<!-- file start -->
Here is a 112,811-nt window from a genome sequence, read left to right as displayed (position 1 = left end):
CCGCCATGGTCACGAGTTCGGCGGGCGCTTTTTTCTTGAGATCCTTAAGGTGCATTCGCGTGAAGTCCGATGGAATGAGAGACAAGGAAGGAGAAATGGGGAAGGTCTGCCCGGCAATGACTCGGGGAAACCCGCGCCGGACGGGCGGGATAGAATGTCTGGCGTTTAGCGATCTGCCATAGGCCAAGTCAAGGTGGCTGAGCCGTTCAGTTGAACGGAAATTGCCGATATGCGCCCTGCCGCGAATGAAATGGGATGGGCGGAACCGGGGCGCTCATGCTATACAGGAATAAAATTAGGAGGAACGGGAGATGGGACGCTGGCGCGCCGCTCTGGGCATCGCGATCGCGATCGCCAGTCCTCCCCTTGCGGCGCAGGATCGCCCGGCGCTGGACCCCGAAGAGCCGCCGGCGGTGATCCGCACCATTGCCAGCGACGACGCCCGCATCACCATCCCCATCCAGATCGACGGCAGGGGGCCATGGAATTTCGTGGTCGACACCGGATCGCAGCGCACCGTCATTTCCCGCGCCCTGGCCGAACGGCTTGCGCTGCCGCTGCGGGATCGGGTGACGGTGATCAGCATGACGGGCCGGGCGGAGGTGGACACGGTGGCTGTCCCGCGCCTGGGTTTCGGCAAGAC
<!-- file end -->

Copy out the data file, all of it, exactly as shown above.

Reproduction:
Here is a 112,811-nt window from a genome sequence, read left to right as displayed (position 1 = left end):
CCGCCATGGTCACGAGTTCGGCGGGCGCTTTTTTCTTGAGATCCTTAAGGTGCATTCGCGTGAAGTCCGATGGAATGAGAGACAAGGAAGGAGAAATGGGGAAGGTCTGCCCGGCAATGACTCGGGGAAACCCGCGCCGGACGGGCGGGATAGAATGTCTGGCGTTTAGCGATCTGCCATAGGCCAAGTCAAGGTGGCTGAGCCGTTCAGTTGAACGGAAATTGCCGATATGCGCCCTGCCGCGAATGAAATGGGATGGGCGGAACCGGGGCGCTCATGCTATACAGGAATAAAATTAGGAGGAACGGGAGATGGGACGCTGGCGCGCCGCTCTGGGCATCGCGATCGCGATCGCCAGTCCTCCCCTTGCGGCGCAGGATCGCCCGGCGCTGGACCCCGAAGAGCCGCCGGCGGTGATCCGCACCATTGCCAGCGACGACGCCCGCATCACCATCCCCATCCAGATCGACGGCAGGGGGCCATGGAATTTCGTGGTCGACACCGGATCGCAGCGCACCGTCATTTCCCGCGCCCTGGCCGAACGGCTTGCGCTGCCGCTGCGGGATCGGGTGACGGTGATCAGCATGACGGGCCGGGCGGAGGTGGACACGGTGGCTGTCCCGCGCCTGGGTTTCGGCAAGAC